The Psychology of Owning a Home

by Scott Sery on September 9, 2013

psychology of owning a homeMany people dream of owning their own home.  After all, that is what makes us feel like we have arrived.  We have been taught, often from an early age, that owning your home is the only way to become rich (instead of making your landlord rich).  Lately, there have been quite a few analyses done on why a home is not an investment, and owning is often not as good of a route to take.  Here is the math behind those analyses.

Most real estate is claimed to appreciate at between 3% and 5% per year (obviously this varies by location).  However, with the interest that you are paying on your loan, you do not actually experience that type of growth in your investment.

For instance: you buy a house for $150,000 and get a 4.5% 30 year fixed interest loan.  Over the next 30 years, if you pay nothing but the minimums, you will pay around $336,000 for the house (including taxes and insurance; these have not been adjusted for inflation).  At this point, your $150,000 house will be worth $497,969 (assuming 4% growth).  That comes out to an annualized rate of return of about 1.3% ($336,000 growing to $497,000).  If you had taken and invested $11,220 each year for 30 years, you would have “spent” $336,000.  However, if you only got a 4% rate of return (and you could almost certainly double that), you would end up with $650,000.  Or $150,000 more than if you sold your house when it was paid off.

You may be saying, “Yeah, but that’s not a fair comparison, I would still need to pay rent!”  That is true; however, we are looking at a total cost versus total return.  Even if you only invested the difference between owning and renting, let’s say $300 per month, you would invest a total of $108,000 over 30 years, and it would be worth $208,000 (assuming a 4% return).  You invest 33% as much as putting it into the house, and you get a 40% better return.

The point of the math is not to dissuade you from purchasing a home.  Renting may be cheaper, but you don’t get to own.  You are subject to the landlord’s rules, you can’t customize your living space, and in many places you can get evicted for no reason other than the landlord wants you out (he or she must still give proper notice).  Owning a home is a good feeling, I know because I own my home (or at least I have a mortgage that I am paying on).  And interest rates are still low (for those of you Down Under check out NPBS for just about anything mortgage related, including great interest rates), so it’s still a good time to lock them in.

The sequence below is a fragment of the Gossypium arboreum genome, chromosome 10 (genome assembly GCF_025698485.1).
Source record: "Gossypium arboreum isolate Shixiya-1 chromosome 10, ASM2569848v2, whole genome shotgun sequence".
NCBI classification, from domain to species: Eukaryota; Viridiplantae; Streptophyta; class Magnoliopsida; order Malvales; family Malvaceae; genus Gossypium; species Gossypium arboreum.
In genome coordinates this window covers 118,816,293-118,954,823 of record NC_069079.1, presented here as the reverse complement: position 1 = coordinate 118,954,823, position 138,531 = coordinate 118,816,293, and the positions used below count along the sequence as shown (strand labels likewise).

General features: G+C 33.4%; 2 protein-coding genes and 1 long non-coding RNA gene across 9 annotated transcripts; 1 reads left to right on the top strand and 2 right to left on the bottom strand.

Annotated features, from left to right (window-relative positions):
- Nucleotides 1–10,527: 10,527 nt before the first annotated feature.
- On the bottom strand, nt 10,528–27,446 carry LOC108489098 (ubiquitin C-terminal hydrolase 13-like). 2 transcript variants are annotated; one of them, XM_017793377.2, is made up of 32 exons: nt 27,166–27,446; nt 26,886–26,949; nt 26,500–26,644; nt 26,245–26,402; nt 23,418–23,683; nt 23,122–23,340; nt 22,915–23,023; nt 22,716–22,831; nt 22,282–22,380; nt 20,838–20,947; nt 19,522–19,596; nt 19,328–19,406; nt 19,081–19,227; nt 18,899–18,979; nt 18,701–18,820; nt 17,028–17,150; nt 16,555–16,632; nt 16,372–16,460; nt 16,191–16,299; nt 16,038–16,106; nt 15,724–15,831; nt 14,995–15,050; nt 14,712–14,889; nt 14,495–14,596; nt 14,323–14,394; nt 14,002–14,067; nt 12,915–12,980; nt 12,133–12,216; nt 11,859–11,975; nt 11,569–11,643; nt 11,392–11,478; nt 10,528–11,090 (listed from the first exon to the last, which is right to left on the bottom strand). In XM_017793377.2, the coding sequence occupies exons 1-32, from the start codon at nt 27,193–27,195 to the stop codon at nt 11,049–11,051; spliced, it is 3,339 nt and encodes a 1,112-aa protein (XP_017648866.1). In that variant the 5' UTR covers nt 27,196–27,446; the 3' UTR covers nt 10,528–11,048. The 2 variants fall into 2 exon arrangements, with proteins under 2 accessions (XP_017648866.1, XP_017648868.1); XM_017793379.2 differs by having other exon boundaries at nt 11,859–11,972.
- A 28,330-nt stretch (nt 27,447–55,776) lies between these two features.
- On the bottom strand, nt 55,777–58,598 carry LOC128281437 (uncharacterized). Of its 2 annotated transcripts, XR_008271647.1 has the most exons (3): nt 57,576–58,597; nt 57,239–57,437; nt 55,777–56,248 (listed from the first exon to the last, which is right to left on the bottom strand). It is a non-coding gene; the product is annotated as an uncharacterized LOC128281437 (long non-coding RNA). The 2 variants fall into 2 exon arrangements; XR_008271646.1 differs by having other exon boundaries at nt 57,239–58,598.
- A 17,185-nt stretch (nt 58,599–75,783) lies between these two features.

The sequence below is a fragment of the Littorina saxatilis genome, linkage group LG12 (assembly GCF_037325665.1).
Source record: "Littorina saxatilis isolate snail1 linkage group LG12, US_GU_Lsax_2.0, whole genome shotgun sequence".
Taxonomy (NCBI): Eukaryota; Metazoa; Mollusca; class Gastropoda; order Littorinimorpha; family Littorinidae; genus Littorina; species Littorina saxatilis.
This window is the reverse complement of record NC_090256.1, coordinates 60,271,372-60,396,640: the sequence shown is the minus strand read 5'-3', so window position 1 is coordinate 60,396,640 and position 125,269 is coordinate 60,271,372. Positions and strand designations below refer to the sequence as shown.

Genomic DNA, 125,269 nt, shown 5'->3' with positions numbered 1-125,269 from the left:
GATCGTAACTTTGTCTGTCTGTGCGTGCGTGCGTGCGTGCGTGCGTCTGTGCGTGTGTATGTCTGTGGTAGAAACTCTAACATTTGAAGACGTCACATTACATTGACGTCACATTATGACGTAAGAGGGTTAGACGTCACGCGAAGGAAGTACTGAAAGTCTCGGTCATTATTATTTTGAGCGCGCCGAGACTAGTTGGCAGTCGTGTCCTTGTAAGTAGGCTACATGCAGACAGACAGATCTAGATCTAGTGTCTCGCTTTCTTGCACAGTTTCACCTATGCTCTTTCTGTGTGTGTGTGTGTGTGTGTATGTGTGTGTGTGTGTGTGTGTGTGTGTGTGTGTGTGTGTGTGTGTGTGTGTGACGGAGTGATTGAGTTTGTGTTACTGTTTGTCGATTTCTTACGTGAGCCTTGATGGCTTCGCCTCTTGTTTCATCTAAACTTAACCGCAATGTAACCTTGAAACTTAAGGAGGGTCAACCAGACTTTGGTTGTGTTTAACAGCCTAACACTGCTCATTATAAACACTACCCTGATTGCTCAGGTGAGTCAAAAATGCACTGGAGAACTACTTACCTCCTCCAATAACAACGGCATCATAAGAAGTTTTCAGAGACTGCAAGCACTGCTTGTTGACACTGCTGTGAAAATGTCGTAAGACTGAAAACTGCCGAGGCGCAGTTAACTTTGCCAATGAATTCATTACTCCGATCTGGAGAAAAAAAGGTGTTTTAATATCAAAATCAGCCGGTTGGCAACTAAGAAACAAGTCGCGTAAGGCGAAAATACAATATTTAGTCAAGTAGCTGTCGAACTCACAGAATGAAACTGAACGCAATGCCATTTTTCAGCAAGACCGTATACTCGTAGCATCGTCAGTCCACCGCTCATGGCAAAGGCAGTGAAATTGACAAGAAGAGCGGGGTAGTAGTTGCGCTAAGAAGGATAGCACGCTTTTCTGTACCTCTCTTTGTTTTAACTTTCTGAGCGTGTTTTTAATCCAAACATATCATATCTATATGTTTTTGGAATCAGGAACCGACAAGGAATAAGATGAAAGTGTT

Owning versus renting has long been a hot debate.  One side says own and build equity, the other says rent because it logically makes more sense.  The truth is: would you actually invest the money if it wasn’t going into your house?  Most likely you would not.  Owning a house is like a forced savings for many people.  What it ultimately comes down to is what you want, desire, and are comfortable with.  Owning isn’t bad, I love my house and I love to work on it.  I am very happy with my decision to buy.

What are your thoughts on owning your home versus renting?

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Scott Sery

Scott Sery is a native to Billings, Montana. Within an hour in nearly any direction he can be found fishing, hunting, backpacking, caving, and rock or ice climbing. With an extensive knowledge of the finance and insurance world, Scott loves to write personal finance articles. When not talking money, he enjoys passing on his knowledge of the back country, or how to live sustainably. You can learn more about Scott on his website Sery Content Development
  • Very interesting points. I agree that having a house is like a forced savings account. I am happy with my house now because its finally making money in terms of rent with tenants.

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